The end of communist rule in Europe, which began 25 years ago this month, was not all positive for Christianity because it brought tensions between Rome and Russia back to the surface, a senior Vatican official said on Monday.
Cardinal Kurt Koch, the top Roman Catholic official for inter-church relations, said the re-emergence of Eastern Catholic churches in Ukraine and Romania after decades of suppression had created major tensions with the Russian Orthodox Church.
Russian Orthodox leaders have accused the Vatican-aligned Ukrainian Greek Catholic Church of trying to take back churches and woo away believers from the Moscow Orthodox Patriarchate. The Ukrainian church and the Vatican deny this.
Moscow prelates cite this as a hurdle to closer ties between the Orthodox and the Catholic Church, which for decades prayed for the conversion of the Soviet Union only to see the newly resurgent Russian Orthodox Church become a difficult partner.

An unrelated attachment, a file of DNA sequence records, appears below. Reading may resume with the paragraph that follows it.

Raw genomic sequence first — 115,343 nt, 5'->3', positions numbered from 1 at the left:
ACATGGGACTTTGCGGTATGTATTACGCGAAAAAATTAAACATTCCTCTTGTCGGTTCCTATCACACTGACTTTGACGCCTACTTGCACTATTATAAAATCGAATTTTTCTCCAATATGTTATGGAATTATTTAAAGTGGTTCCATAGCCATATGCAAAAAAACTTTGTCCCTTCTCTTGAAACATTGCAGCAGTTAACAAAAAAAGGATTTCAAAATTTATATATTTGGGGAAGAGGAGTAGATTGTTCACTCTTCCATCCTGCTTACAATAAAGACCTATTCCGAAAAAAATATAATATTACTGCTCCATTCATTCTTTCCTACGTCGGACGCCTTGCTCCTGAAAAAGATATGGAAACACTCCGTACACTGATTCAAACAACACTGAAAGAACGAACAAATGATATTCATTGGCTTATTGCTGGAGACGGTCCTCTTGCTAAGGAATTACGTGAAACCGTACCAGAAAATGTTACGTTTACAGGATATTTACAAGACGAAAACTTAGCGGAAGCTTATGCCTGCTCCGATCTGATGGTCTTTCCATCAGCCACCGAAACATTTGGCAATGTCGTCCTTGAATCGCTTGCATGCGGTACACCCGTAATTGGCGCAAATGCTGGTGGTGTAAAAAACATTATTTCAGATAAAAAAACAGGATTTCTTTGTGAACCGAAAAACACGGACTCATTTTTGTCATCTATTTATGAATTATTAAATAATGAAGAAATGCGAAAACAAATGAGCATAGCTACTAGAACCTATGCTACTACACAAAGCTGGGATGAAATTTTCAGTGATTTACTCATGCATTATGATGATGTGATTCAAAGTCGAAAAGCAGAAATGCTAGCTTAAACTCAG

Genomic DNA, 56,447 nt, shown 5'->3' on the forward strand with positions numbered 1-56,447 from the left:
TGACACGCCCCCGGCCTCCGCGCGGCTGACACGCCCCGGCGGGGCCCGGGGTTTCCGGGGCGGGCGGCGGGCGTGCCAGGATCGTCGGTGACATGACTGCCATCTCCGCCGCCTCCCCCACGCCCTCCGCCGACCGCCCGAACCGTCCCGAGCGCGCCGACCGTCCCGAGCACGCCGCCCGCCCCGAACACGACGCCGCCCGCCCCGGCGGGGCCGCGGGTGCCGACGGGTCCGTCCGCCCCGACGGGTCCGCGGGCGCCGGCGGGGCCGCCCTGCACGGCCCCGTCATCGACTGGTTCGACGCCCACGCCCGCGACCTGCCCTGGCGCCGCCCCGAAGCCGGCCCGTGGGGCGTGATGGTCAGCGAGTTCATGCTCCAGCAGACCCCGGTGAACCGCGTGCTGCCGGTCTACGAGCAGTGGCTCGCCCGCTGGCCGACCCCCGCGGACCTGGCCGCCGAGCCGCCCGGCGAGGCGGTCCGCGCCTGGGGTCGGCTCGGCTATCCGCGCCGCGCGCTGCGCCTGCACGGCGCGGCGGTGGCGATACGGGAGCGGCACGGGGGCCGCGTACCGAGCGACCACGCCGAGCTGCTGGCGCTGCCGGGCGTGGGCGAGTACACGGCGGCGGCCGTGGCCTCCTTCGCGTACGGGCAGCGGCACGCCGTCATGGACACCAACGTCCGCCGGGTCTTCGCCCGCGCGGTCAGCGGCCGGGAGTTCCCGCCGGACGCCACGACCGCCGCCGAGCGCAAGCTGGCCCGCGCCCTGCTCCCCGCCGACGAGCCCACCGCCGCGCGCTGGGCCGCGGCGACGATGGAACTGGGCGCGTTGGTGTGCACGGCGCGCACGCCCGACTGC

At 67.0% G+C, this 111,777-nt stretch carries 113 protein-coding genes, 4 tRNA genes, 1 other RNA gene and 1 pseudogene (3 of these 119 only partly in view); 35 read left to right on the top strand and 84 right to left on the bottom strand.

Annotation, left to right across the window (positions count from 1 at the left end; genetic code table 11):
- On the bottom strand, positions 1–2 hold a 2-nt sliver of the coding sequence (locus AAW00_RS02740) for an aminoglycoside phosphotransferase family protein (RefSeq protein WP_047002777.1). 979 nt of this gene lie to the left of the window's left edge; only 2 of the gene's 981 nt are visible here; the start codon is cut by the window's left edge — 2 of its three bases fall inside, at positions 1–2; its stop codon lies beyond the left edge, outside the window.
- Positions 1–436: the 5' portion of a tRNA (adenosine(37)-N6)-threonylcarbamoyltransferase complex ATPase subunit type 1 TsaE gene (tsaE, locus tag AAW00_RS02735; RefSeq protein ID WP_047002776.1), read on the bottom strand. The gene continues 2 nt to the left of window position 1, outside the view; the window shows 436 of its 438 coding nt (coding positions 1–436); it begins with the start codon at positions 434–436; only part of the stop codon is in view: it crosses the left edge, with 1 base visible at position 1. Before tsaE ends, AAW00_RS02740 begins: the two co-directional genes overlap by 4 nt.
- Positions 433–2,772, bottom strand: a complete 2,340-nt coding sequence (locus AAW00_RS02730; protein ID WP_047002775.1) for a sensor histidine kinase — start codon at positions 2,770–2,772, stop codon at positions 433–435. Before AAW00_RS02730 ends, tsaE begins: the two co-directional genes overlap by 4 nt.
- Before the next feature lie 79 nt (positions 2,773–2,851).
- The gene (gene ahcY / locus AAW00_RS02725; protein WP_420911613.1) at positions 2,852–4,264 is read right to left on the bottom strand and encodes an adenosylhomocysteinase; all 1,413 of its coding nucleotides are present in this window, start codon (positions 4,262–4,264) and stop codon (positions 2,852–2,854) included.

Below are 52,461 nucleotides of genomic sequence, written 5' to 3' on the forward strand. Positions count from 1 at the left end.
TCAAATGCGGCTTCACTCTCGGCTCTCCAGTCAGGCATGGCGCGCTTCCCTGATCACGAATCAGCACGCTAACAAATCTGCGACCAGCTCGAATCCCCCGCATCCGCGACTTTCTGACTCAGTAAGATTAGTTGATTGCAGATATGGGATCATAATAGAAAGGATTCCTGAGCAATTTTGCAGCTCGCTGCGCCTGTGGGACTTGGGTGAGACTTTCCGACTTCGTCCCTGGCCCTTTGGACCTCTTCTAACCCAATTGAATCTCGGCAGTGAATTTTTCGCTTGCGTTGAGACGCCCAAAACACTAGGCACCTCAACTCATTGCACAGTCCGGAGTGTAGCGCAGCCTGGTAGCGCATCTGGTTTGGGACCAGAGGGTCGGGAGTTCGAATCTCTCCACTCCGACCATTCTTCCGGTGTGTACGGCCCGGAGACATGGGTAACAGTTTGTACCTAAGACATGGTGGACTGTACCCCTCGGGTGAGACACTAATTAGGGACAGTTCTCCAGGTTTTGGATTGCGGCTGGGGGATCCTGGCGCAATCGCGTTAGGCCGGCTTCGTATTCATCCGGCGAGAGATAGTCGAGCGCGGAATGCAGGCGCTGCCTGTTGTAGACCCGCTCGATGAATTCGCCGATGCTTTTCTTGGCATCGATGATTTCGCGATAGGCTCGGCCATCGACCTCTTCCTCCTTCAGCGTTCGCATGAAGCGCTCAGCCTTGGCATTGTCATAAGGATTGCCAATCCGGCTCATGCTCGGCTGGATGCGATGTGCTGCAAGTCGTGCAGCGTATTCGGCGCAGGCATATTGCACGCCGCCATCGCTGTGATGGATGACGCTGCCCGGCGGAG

“The changes in 1989 were not advantageous for ecumenical relations,” Koch told Vatican Radio. “The Eastern Catholic churches banned by Stalin re-emerged, especially in Ukraine and Romania, and from the Orthodox came the old accusation about Uniate churches and proselytism.” →']);" class="more-link">Continue reading
Pat Archbold is on fire over at National Catholic Register:
But the common usage of ‘hermeneutic of continuity’ extends its use beyond as just an interpretive lens of the council. Today, it has become a crutch and a cudgel. It is a crutch in that the hierarchy of the Church no longer feels obligated to clarity in its communications, but regularly unitizes and embraces ambiguity out of laziness or even possibly sometimes with more nefarious motives. The bottom line is there is no understood obligation on the part of the magisterium to teach and communicate in the clearest and most unambiguous way possible.